Seven Graduate Students Earn Fellowships

June 9, 2023

Seven NES graduate students have been awarded fellowships for the 2023–24 academic year.

Michael Brill has received a Princeton Institute for International and Regional Studies (PIIRS) Graduate Fellowship. His dissertation has the working title of “Baʿthism in One Country: Iraq and the Struggle for the Arab World.”

Simon Conrad, whose dissertation project is tentatively entitled “Return of the Spirit: Mysticism in Modern Arabic Thought, 1919-1967,” has been awarded the Harold W. Dodds Fellowship, “established in 1957 …  in honor of Harold Dodds, fifteenth president of Princeton. The fellowship recognizes exceptional students in their later years of study.”

Jamie O’Connell has been given a PIIRS Graduate Fellowship for the 2023 Fall Semester and a Dissertation Completion Fellowship with an appointment as a Postgraduate Research Associate for the 2024 Spring Semester. O’Connell is interested in cultural exchanges between Zoroastrians and other religious groups, particularly Muslims, in the Late Antique through early modern periods in the Near East.

Kutay Onaylı has been awarded an American School for Classical Studies in Athens Fellowship. His dissertation, tentatively titled the Empire of Rum, is a study of Constantinopolitan Greek discourses on Ottoman history, Rum identity, and imperial belonging from the 1900s to the 1930s.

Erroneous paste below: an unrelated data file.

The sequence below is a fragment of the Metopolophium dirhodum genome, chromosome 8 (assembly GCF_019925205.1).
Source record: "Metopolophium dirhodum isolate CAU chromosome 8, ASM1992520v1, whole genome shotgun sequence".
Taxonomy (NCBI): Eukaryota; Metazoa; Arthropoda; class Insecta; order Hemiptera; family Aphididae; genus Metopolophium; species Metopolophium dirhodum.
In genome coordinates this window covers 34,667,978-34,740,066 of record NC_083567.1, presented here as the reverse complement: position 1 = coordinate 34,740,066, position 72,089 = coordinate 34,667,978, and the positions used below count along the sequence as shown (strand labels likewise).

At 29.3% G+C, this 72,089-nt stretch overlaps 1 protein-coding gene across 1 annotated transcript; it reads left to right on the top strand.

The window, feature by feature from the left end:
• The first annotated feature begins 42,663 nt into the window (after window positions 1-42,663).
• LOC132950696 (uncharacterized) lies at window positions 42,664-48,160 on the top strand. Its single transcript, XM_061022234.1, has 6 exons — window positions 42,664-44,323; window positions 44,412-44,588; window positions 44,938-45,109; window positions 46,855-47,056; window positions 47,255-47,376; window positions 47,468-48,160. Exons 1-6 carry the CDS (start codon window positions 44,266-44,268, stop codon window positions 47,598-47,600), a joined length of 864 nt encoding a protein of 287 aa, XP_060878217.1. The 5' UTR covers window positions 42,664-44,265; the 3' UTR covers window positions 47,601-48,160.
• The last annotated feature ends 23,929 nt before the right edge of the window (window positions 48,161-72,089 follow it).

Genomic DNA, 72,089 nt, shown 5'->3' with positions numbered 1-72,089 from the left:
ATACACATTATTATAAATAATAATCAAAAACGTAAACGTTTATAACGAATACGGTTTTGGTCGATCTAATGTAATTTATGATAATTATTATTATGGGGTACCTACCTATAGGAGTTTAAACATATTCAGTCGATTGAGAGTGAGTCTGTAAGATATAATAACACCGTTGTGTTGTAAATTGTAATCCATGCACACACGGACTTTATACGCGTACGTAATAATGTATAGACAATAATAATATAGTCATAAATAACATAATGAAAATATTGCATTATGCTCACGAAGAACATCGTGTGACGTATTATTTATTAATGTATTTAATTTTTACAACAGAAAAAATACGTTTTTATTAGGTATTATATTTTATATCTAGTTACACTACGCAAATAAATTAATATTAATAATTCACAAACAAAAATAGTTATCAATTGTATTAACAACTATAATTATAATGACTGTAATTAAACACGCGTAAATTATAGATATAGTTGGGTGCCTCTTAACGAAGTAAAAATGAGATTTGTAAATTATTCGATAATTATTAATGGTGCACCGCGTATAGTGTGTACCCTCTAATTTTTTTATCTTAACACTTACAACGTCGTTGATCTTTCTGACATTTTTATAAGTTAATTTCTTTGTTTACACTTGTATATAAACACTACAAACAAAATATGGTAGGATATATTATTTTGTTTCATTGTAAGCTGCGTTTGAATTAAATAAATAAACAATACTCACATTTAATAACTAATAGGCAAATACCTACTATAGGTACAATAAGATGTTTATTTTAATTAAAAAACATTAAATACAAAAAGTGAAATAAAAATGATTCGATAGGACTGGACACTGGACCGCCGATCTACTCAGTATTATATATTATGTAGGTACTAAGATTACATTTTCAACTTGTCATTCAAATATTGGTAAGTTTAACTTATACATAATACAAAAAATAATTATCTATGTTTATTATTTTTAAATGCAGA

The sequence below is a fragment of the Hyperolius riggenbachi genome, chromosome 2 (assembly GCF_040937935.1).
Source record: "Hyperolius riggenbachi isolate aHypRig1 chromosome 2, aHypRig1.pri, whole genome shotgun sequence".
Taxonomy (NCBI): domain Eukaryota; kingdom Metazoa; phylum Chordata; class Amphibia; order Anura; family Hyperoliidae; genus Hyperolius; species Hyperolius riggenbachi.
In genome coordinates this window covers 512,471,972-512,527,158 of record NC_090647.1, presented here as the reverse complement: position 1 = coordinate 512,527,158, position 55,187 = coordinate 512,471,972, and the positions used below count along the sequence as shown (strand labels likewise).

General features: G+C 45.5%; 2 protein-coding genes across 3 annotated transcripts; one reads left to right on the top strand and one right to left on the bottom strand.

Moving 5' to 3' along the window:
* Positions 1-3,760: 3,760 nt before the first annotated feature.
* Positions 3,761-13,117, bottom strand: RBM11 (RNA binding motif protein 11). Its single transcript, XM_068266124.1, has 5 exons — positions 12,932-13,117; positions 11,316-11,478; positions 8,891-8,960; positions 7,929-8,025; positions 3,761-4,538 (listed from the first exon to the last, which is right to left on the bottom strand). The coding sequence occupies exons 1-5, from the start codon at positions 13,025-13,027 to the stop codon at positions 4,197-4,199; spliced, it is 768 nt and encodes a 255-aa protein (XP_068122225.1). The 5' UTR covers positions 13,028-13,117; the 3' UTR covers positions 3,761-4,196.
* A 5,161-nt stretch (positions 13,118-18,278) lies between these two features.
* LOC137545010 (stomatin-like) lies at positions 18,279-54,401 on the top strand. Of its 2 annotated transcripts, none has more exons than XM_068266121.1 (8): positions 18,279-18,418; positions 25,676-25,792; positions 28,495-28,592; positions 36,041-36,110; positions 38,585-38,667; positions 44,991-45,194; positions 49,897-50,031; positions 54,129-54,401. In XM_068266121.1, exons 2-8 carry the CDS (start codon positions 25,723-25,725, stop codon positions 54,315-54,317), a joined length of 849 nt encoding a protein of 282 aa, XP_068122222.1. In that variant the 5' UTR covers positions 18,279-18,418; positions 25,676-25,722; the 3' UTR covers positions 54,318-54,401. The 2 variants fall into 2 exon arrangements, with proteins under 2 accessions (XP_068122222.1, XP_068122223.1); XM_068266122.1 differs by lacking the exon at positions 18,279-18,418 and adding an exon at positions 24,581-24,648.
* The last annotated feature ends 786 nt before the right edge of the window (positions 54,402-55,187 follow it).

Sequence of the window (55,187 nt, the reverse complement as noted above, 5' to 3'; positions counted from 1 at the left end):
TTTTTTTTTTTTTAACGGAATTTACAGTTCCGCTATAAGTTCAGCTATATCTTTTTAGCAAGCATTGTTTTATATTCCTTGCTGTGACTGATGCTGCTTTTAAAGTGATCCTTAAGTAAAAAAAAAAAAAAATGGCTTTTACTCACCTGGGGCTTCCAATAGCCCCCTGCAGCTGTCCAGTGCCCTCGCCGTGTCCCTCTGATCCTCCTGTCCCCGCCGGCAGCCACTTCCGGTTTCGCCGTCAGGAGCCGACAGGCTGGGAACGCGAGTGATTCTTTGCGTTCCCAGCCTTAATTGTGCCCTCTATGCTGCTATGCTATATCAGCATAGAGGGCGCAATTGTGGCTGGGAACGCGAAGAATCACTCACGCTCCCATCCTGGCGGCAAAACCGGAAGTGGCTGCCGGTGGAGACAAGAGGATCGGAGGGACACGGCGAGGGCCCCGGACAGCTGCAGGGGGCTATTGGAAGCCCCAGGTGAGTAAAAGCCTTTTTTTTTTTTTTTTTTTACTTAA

Rachel Richman has received a PIIRS Graduate Student Fellowship. Richman works with the Cairo Geniza to explore the social history and material culture of the Medieval Islamic world.

Xinyi Wei has been given a University Center for Human Values Graduate Prize Fellowship. She is interested in the topic of religion, slavery, and gender, and specifically in how they intersect and shaped the medieval Central Asian slave trade.

Alika Zangieva has won a 2023–24 Center for Arabic Study Abroad (CASA) fellowship to be spent in Amman, Jordan, at the Qasid Arabic Institute. Her research has a geographic focus on the Caucasus and seeks to examine not only how Russian-Ottoman migration facilitated change and modernization, but how newly formed identities have resulted from the cultural diffusion of these engagements.